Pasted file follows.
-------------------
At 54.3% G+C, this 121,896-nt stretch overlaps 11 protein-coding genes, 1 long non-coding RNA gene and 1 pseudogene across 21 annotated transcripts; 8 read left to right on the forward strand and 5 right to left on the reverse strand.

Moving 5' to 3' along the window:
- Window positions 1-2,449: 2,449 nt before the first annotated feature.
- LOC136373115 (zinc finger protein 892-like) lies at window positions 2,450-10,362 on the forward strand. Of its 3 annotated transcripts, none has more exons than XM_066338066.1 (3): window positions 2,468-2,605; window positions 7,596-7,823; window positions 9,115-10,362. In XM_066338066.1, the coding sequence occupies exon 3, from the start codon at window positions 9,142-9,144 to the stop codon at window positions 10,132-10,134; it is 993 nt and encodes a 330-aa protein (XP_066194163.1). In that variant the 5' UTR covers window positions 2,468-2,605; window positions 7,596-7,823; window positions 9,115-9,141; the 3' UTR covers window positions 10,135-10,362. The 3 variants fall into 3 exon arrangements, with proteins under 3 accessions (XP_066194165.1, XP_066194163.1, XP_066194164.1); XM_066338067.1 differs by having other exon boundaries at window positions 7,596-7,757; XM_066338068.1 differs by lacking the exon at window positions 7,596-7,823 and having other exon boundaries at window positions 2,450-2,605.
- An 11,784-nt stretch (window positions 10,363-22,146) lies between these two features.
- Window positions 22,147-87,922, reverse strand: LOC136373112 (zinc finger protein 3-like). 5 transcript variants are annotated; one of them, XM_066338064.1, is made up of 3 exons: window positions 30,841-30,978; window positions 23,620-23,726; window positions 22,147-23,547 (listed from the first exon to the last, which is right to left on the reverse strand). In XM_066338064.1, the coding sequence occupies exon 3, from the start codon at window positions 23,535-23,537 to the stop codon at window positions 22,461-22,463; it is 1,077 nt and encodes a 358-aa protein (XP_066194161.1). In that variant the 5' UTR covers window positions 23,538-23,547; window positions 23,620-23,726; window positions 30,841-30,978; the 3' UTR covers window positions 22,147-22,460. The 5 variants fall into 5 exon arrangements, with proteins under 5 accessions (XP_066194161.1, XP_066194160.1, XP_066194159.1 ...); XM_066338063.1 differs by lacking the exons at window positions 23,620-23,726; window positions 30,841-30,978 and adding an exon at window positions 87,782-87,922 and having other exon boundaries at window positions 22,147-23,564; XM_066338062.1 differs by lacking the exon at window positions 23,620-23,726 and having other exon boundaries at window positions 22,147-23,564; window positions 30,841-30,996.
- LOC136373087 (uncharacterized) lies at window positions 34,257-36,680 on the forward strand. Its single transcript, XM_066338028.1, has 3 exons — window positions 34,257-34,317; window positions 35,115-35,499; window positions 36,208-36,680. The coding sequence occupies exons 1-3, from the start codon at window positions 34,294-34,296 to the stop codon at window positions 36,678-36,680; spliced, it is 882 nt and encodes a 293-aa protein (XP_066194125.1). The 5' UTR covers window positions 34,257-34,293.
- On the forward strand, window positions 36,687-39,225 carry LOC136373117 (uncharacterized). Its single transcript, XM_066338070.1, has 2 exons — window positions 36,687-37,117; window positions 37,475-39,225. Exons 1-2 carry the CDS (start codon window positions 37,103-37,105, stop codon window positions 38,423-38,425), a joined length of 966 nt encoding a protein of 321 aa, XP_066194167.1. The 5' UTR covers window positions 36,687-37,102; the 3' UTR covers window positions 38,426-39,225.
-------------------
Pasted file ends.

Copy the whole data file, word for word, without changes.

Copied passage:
At 54.3% G+C, this 121,896-nt stretch overlaps 11 protein-coding genes, 1 long non-coding RNA gene and 1 pseudogene across 21 annotated transcripts; 8 read left to right on the forward strand and 5 right to left on the reverse strand.

Moving 5' to 3' along the window:
- Window positions 1-2,449: 2,449 nt before the first annotated feature.
- LOC136373115 (zinc finger protein 892-like) lies at window positions 2,450-10,362 on the forward strand. Of its 3 annotated transcripts, none has more exons than XM_066338066.1 (3): window positions 2,468-2,605; window positions 7,596-7,823; window positions 9,115-10,362. In XM_066338066.1, the coding sequence occupies exon 3, from the start codon at window positions 9,142-9,144 to the stop codon at window positions 10,132-10,134; it is 993 nt and encodes a 330-aa protein (XP_066194163.1). In that variant the 5' UTR covers window positions 2,468-2,605; window positions 7,596-7,823; window positions 9,115-9,141; the 3' UTR covers window positions 10,135-10,362. The 3 variants fall into 3 exon arrangements, with proteins under 3 accessions (XP_066194165.1, XP_066194163.1, XP_066194164.1); XM_066338067.1 differs by having other exon boundaries at window positions 7,596-7,757; XM_066338068.1 differs by lacking the exon at window positions 7,596-7,823 and having other exon boundaries at window positions 2,450-2,605.
- An 11,784-nt stretch (window positions 10,363-22,146) lies between these two features.
- Window positions 22,147-87,922, reverse strand: LOC136373112 (zinc finger protein 3-like). 5 transcript variants are annotated; one of them, XM_066338064.1, is made up of 3 exons: window positions 30,841-30,978; window positions 23,620-23,726; window positions 22,147-23,547 (listed from the first exon to the last, which is right to left on the reverse strand). In XM_066338064.1, the coding sequence occupies exon 3, from the start codon at window positions 23,535-23,537 to the stop codon at window positions 22,461-22,463; it is 1,077 nt and encodes a 358-aa protein (XP_066194161.1). In that variant the 5' UTR covers window positions 23,538-23,547; window positions 23,620-23,726; window positions 30,841-30,978; the 3' UTR covers window positions 22,147-22,460. The 5 variants fall into 5 exon arrangements, with proteins under 5 accessions (XP_066194161.1, XP_066194160.1, XP_066194159.1 ...); XM_066338063.1 differs by lacking the exons at window positions 23,620-23,726; window positions 30,841-30,978 and adding an exon at window positions 87,782-87,922 and having other exon boundaries at window positions 22,147-23,564; XM_066338062.1 differs by lacking the exon at window positions 23,620-23,726 and having other exon boundaries at window positions 22,147-23,564; window positions 30,841-30,996.
- LOC136373087 (uncharacterized) lies at window positions 34,257-36,680 on the forward strand. Its single transcript, XM_066338028.1, has 3 exons — window positions 34,257-34,317; window positions 35,115-35,499; window positions 36,208-36,680. The coding sequence occupies exons 1-3, from the start codon at window positions 34,294-34,296 to the stop codon at window positions 36,678-36,680; spliced, it is 882 nt and encodes a 293-aa protein (XP_066194125.1). The 5' UTR covers window positions 34,257-34,293.
- On the forward strand, window positions 36,687-39,225 carry LOC136373117 (uncharacterized). Its single transcript, XM_066338070.1, has 2 exons — window positions 36,687-37,117; window positions 37,475-39,225. Exons 1-2 carry the CDS (start codon window positions 37,103-37,105, stop codon window positions 38,423-38,425), a joined length of 966 nt encoding a protein of 321 aa, XP_066194167.1. The 5' UTR covers window positions 36,687-37,102; the 3' UTR covers window positions 38,426-39,225.